Addicted to novelty since 2001

Sorry For the Mass Email

One of our current clients is a sizable, nationwide orgnization. For sundry reasons, I’ve got an email address for their domain, as in dbarefoot@ourclient.com. So, I receive a bunch of emails sent to the whole company, everybody in the head office and other large groups.

I easily receive five emails a week that begin with some variation of “sorry for the mass email”, and describe anything from a lost phone charger to available spots on the company’s softball team. They’re trivialities, and certainly not relevant to 95% of the recipients.

If the head office recipient list has 250 people on it, and each person spends, conservatively, 10 seconds processing this email, then that’s 40 minutes of wasted time per email. If there’s just five a week, that adds up to 175 hours of wasted time a year.

I’m no productivity fiend, though. I think the bigger scourge is the systematic irritation that we all suffer when we receive these emails. Plus, each time one of these is sent, it grants tacit permission to everybody else in the organization that it’s okay to send such emails.

Why, in 2010, do organizations still have this decade-old problem? The issue, I suspect, is a lack of confidence in the common alternative: the company intranet. That’s not surprising, because everybody loathes their intranet. Also, in most organizations, only a few senior people and administrators tend to have permission to publish intranet articles into the ‘global feed’, enabling news to appear on each user’s intranet home page.

So, if you’ve lost your phone charger, then you’re far likelier to locate it using a global email message instead of the intranet?

If the mass email is a nuclear warhead, and the intranet is an ineffectual BB gun, what other options are there? The kitchen bulletin board? Maybe the simplest option is to not to try to distribute trivial messages?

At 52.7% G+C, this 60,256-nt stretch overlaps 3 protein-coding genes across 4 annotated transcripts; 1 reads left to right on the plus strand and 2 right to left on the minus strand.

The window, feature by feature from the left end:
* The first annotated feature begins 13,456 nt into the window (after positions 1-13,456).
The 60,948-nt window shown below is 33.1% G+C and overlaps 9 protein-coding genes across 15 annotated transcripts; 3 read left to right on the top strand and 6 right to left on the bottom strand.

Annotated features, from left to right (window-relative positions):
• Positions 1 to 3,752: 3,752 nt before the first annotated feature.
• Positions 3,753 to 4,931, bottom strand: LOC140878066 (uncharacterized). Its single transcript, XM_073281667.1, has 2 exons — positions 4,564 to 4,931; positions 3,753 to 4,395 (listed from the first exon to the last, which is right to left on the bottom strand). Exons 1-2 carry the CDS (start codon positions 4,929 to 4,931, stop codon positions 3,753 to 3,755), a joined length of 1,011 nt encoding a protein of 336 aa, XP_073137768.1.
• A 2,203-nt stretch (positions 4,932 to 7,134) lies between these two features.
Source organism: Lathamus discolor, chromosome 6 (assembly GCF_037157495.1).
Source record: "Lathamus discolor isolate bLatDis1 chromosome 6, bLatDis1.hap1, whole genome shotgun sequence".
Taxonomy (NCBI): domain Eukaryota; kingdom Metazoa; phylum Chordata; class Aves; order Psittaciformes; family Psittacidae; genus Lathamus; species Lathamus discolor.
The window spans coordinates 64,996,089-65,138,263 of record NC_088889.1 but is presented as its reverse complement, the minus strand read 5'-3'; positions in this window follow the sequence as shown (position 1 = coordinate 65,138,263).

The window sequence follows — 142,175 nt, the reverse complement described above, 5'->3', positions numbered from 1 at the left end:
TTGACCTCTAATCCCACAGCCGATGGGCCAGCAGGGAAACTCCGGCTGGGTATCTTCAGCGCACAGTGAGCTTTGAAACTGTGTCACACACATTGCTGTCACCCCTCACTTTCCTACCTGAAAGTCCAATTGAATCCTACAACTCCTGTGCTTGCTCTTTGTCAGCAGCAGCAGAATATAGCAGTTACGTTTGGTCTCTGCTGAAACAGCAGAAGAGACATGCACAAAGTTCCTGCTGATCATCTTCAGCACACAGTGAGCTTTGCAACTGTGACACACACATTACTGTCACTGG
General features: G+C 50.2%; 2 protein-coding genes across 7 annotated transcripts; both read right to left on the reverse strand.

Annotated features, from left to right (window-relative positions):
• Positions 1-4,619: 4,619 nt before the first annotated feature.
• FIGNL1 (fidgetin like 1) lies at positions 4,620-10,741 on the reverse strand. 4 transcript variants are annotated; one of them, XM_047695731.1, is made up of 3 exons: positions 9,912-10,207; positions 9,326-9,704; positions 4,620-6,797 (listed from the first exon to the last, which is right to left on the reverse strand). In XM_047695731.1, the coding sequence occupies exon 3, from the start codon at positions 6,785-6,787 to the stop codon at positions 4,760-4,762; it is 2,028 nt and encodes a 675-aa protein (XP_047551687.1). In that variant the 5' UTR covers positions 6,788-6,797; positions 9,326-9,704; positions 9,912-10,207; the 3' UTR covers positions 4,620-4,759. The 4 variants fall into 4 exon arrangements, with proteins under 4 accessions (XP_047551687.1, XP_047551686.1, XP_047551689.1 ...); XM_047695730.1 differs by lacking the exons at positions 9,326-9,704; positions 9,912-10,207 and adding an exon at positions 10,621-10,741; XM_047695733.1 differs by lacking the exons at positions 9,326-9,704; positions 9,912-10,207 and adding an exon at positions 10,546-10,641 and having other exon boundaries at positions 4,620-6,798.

5 Responses to “Sorry For the Mass Email”

  1. Michael Kwan

    Depending on the size of the company, they could get away with some forum software. Put up a section for lost/found, another for rec (softball team), company news, and so on. The challenge, then, is convincing all the employees to actively engage in said forum… and even if they do, that’s another time pit.

    I see what you did there.

  2. Derek K. Miller

    The home page of my company’s intranet is a blog any employee can post to. Works for announcements, “I brought snacks,” unexpected absences, and general chatter with several dozen people. Even better: someone finds their phone charger and a comment on the blog closes that problem. It’s been running an old version of Movable Type since 2003 and still works great. Sure beats mass company email.

  3. Dave Traynor

    I worked for a provincial phone company many years ago, which was one of the partner companies in a company that all the Canadian phone companies had established as their research arm. Nice idea. But in the process of learning about this email thing, the largest company had a glitch so that when someone received a message from their HR department and hit the reply button, it acted like a monster “reply to all” message. Not only did the reply go to everyone in that company, it was also sent to every employee in all the other companies across the country. That was bad. But it got the attention of the engineers, who quickly figured out what was going on and fixed it. That was good.

  4. Remi Collins

    This is very frustrating, along with the “Reply All” button. While mistakes can be made, the number of reply alls that you can receive in a day can be frustrating. We do need to do a better job educating those in our workforce about etiquette and thinking before clicking!

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